I turned. “Good morning,” I said, smiling at him.
He flashed a killer smile. We stared at each other for longer than necessary, even though I felt like I looked terrible.
“Top of the morning to you sir,” Darryl said, interrupting our brief moment.
“What’s the plan for today?” he asked.
“How about we start with breakfast?” Darryl suggested.
“What’s for breakfast?” I asked.
“Berries, leaves, whatever nature can provide for us,” Darryl said, as if he were a walking encyclopedia.
“Yeah, yeah, whatever.” A still sleepy John proceeded to grab his toiletries and go out of the tent.
I grabbed my toothbrush and followed him out. We reached an area away from the tents where we could brush our teeth properly. There were no bathrooms or sinks close by, so we had to resort to doing things the free-spirited way.
After finishing, we returned back where we saw Claire, Tyler, goth girl and the others outside. Claire called for a morning meeting. Darryl joined seconds later.
“I’m glad you all enjoyed the night here. I know you all will use this experience to change your lives for the better. As for you photographers, I recommend getting pictures of trees in a bit, as the lighting is just perfect. You can see the sunlight touch the top of the sequoia trees. As for food, if you’ve packed some grub, then good for you. Otherwise, there’s nothing much to eat out in the wild.”
We spent a few minutes, taking marvelous photos of the trees and wilderness.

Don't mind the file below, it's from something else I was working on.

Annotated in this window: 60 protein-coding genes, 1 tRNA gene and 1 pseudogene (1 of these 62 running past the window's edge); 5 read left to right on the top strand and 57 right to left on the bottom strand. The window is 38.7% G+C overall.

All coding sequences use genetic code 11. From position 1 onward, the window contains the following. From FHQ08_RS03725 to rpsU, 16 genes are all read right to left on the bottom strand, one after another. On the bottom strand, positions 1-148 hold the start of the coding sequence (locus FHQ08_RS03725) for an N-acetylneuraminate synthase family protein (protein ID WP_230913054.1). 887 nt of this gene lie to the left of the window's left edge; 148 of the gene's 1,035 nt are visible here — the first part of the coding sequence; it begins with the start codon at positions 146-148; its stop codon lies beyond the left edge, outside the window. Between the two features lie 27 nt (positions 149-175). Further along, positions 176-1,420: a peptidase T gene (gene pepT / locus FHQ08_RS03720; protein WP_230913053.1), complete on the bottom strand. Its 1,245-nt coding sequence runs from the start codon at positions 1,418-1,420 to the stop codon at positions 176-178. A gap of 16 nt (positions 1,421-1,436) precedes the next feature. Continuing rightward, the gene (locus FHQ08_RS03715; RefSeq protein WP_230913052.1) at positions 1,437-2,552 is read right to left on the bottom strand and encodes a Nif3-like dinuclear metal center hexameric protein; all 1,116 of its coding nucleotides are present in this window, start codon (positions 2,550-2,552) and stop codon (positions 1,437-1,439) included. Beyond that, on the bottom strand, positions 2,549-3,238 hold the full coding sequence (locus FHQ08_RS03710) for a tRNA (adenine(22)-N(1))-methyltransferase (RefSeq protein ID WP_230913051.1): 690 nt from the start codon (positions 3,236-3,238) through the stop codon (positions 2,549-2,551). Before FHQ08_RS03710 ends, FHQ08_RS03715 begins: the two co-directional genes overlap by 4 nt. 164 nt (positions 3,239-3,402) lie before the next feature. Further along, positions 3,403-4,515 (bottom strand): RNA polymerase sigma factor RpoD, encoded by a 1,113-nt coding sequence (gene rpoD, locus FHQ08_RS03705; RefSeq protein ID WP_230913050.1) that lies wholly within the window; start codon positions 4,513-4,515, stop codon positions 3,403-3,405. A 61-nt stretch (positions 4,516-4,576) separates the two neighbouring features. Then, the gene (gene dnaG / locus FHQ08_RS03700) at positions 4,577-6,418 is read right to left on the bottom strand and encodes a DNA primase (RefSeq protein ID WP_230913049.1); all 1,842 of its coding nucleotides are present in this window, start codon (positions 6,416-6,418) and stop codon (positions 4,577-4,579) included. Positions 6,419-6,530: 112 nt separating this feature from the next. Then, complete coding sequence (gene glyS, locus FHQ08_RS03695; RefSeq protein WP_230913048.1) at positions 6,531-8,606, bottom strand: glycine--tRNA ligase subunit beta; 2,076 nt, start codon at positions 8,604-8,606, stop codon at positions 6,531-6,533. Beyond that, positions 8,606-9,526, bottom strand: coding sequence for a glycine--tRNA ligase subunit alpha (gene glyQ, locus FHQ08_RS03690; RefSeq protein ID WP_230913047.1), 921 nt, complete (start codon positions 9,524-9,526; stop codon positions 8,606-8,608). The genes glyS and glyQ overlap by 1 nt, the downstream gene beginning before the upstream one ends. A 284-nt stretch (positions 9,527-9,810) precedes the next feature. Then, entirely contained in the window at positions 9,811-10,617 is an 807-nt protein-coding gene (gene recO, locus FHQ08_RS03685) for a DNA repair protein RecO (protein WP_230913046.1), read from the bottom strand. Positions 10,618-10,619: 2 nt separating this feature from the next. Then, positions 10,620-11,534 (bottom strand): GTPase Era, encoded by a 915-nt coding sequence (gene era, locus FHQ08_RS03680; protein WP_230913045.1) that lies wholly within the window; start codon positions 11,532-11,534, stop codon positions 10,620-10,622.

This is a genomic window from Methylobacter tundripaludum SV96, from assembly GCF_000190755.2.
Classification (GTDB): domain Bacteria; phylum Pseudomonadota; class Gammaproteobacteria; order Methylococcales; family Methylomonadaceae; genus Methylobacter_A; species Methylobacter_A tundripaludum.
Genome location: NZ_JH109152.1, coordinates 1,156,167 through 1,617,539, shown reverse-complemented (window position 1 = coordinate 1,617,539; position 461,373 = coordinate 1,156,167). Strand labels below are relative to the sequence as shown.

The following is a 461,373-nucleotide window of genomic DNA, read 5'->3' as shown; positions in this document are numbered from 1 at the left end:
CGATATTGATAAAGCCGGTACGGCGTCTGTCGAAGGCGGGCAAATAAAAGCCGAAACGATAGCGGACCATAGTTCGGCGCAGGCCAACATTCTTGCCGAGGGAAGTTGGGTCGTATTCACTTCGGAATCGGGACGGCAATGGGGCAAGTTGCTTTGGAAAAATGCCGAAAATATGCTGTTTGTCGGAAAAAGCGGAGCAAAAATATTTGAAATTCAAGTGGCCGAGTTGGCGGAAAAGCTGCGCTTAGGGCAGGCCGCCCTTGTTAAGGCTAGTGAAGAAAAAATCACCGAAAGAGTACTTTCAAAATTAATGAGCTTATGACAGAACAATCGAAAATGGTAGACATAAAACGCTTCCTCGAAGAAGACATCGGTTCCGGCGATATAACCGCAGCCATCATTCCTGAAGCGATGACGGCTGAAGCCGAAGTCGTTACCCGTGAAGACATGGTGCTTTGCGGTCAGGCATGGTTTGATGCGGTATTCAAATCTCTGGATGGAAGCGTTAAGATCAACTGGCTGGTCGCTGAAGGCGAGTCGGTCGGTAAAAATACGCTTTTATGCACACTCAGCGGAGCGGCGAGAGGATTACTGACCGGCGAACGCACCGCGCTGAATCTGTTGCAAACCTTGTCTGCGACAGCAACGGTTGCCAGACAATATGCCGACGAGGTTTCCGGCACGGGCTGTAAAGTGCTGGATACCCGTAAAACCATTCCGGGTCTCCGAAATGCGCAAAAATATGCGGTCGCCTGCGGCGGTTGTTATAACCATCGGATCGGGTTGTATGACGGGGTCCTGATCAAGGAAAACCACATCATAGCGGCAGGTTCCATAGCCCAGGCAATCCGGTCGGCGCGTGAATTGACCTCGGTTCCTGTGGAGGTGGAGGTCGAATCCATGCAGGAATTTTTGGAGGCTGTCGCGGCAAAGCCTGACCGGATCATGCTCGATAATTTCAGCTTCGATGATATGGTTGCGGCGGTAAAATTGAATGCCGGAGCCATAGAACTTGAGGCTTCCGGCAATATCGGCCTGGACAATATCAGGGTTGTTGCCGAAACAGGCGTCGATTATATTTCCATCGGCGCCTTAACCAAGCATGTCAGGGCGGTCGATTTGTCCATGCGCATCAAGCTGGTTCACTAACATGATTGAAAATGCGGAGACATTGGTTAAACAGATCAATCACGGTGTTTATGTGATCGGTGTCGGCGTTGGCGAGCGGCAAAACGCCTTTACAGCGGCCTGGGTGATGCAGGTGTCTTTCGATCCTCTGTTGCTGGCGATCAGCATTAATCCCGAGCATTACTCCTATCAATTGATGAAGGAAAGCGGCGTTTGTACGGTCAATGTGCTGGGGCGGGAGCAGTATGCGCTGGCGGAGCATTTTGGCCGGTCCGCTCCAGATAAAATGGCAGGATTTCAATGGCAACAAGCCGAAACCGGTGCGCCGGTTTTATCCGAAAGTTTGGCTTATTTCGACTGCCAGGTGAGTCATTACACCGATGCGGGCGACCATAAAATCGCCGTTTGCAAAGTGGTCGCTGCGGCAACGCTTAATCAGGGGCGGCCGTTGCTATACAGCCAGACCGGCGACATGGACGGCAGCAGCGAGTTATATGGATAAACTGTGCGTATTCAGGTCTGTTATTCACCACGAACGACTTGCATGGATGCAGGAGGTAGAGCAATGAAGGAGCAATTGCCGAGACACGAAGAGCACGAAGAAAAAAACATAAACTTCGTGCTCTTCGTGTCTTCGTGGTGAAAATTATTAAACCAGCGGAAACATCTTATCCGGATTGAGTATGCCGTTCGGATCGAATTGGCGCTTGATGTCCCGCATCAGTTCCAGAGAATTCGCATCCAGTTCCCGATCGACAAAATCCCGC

Then we went back into our tents to pack up. I wondered if we should have said something about the smoking incident to Claire. But I didn’t want to be a tattletale.
Neither did Darryl or John.
We all walked back to the parking lot. I hugged both Darryl and John. “It was great meeting you two and spending the night in a tent.”
“I enjoyed that a lot,” said John, grinning.
“Hopefully I see you again the near future,” Darryl said. “I’d be happy to have you over to our house, which is in L.A. Here’s my number.” We exchanged numbers.
“I’m in Santa Cruz, so it’s not that far. I can come visit anytime.”
“I don’t think you’d be able to visit me,” John interjected. “I’m all the way across the U.S.”
“I’ll have to travel to New York in the future then,” I said. I felt sad that I’d never see these two again. Especially John. He had been a gentleman last night, acting with class despite us sleeping in the same sleeping bag together. I respected him for that reason. I don’t think I would come across a man like that anytime soon.
John proceeded to call an Uber to take him to his hotel room. His hotel was not far from the park. I wondered if I should offer to drop him back. But I decided not to.
In the meantime, Darryl got into his car and drove off.
I then sat inside my car and watched as John finished the call. He then knocked on my window. I rolled it down. “Can I sit in your car as I wait for my Uber?”
“Sure.” I looked at him. He stared at his phone.
“I’m going to miss you when the Uber comes,” he said suddenly.
I observed his face. He was genuine in his words.
“Me too.” I put my hands on his. “How long are you staying here till?”
We sat there in silence for a while.
“What are you going to do once you get to Santa Cruz?” he asked me.
“Develop the photos I took, resume with my work. And you? What will you do when you get to New York?”
“Same thing. Work.” John seemed uninterested at this. As if by going back all interesting things would have ended. He then looked at me. “Would you consider coming to New York with me? Just for a few days?”
This request took me by surprise. “What? When? Now?”
“Tomorrow. You could see where I live, and what I do for work and all. And you’ll get to see New York.”
“I’ve been there before when I was in high school. It’s definitely a great tourist spot.”
“I can show you cities you haven’t seen before, like Queens, and the Bronx.”